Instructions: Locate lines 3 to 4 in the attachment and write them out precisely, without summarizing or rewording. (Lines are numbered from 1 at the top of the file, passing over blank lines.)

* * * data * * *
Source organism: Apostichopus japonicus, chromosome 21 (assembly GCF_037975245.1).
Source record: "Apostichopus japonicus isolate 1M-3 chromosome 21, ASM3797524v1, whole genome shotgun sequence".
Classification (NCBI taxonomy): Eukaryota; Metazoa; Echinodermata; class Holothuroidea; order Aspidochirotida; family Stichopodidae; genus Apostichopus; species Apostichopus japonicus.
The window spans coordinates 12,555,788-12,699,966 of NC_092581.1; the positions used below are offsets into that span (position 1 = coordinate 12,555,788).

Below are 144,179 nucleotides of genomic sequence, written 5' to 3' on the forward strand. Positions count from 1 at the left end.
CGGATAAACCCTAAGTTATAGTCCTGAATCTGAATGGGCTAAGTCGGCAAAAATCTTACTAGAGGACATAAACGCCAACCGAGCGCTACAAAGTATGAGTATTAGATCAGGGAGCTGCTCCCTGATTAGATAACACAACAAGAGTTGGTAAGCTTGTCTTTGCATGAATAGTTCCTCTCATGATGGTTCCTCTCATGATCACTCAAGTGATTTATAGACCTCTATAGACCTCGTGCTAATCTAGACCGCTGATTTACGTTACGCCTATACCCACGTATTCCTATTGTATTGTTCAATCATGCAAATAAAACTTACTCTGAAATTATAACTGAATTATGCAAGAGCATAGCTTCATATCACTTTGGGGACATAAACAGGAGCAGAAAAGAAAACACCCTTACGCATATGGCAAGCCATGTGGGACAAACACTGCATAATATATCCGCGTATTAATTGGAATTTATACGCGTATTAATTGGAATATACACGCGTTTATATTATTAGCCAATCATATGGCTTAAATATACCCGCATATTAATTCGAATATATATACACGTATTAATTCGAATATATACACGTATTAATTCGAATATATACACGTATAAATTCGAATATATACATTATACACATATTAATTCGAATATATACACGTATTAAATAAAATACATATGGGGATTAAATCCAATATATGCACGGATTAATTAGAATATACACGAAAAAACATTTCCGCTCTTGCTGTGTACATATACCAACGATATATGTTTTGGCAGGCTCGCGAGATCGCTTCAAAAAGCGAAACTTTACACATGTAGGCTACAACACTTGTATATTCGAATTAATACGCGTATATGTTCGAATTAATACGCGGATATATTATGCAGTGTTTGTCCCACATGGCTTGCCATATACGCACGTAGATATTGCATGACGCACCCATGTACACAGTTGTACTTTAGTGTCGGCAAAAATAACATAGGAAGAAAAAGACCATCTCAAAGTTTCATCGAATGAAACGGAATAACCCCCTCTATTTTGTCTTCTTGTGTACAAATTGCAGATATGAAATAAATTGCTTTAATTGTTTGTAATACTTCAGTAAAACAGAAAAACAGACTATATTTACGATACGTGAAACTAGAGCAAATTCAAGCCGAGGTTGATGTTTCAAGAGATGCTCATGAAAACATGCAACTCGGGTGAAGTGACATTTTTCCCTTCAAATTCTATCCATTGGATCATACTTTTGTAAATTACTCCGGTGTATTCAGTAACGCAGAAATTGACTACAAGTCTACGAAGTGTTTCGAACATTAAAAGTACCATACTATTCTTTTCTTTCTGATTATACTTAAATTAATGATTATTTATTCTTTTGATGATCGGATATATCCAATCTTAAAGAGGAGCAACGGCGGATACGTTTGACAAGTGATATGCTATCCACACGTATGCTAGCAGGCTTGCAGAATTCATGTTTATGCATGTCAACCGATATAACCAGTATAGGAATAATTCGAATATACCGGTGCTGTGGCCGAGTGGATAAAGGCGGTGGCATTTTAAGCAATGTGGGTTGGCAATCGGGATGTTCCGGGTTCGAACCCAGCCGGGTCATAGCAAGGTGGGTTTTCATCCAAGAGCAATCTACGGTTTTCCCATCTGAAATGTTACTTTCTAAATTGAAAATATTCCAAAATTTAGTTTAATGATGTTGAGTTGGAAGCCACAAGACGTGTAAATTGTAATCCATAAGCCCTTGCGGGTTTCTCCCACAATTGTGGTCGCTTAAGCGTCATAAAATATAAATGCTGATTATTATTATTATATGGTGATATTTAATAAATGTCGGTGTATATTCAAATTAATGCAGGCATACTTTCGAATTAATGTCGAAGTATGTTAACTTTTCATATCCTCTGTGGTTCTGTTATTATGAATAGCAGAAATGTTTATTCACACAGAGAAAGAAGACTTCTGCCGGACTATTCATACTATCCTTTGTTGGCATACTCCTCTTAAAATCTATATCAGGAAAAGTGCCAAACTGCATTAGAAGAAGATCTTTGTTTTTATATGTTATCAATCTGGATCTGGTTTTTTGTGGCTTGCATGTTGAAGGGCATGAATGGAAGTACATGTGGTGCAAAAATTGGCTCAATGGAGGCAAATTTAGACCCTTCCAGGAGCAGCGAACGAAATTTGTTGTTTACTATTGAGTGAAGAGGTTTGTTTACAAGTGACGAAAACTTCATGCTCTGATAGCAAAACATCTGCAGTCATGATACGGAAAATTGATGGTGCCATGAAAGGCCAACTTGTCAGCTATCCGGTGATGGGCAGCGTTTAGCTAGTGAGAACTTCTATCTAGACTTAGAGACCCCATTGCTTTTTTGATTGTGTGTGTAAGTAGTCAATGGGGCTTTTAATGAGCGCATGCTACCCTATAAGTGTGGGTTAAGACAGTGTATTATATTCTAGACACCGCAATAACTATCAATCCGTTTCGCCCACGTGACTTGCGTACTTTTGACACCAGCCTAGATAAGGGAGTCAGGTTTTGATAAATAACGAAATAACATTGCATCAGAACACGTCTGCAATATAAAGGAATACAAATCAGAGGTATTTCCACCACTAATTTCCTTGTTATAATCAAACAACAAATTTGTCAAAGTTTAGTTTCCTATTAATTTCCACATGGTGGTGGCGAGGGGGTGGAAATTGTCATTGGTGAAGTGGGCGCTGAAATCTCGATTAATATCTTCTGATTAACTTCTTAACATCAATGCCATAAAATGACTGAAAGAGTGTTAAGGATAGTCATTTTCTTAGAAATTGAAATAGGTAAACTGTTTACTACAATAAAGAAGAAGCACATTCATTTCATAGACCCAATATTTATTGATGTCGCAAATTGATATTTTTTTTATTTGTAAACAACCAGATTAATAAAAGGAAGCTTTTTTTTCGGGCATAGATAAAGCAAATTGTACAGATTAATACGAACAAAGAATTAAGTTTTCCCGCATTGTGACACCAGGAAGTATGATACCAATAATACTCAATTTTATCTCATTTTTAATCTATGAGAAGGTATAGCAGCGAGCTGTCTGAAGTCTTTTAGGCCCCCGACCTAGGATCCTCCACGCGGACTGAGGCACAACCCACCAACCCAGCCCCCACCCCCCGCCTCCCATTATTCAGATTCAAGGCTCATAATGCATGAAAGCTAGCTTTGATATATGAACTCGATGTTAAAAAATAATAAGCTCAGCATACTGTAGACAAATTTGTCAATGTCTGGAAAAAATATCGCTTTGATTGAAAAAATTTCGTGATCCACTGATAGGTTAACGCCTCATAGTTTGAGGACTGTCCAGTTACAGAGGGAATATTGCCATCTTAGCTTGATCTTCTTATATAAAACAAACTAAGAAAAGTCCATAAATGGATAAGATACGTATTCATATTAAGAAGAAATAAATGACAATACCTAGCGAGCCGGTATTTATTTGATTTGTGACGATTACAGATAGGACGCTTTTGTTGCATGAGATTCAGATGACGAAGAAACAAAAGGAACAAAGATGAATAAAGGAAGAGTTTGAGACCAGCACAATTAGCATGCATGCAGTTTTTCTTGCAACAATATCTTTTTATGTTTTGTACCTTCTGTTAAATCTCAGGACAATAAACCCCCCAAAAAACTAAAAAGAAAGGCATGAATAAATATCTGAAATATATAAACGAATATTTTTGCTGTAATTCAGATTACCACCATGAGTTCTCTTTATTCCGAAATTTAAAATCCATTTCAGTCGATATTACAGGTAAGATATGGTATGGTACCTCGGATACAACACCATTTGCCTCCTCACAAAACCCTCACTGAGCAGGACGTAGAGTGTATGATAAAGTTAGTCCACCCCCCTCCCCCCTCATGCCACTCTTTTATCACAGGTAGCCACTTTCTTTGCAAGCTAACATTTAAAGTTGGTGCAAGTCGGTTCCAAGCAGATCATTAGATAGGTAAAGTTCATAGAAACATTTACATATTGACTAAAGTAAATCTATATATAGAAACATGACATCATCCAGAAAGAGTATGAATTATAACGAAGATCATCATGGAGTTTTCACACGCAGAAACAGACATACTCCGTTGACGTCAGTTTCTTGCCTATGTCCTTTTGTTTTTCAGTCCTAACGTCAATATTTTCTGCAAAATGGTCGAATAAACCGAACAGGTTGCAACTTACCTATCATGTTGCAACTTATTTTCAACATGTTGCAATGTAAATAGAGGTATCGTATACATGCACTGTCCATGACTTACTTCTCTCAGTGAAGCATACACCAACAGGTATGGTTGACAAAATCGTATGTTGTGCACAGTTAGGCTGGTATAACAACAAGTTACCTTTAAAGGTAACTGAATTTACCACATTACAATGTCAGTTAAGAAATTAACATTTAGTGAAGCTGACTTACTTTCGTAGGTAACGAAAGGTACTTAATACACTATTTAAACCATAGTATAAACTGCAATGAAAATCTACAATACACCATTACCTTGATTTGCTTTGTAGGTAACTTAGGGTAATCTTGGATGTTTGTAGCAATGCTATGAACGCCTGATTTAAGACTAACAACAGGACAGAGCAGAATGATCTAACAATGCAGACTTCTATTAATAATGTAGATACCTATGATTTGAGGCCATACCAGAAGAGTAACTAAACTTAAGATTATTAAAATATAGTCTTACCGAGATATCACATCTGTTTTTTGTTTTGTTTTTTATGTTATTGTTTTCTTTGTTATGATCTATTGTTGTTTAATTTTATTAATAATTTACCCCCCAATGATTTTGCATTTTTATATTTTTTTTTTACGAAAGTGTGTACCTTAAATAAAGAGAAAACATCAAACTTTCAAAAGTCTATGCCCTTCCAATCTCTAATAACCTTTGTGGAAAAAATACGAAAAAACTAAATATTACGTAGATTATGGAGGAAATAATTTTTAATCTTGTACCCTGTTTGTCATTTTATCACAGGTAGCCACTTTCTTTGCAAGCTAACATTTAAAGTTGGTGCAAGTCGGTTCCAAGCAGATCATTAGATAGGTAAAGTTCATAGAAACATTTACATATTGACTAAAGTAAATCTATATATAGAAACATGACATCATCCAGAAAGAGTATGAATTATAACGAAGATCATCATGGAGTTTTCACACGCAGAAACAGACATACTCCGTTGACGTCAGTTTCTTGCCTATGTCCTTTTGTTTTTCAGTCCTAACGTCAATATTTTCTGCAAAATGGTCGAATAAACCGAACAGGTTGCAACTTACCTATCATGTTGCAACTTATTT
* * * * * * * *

Classification (NCBI taxonomy): Eukaryota; Metazoa; Echinodermata; class Holothuroidea; order Aspidochirotida; family Stichopodidae; genus Apostichopus; species Apostichopus japonicus.
The window spans coordinates 12,555,788-12,699,966 of NC_092581.1; the positions used below are offsets into that span (position 1 = coordinate 12,555,788).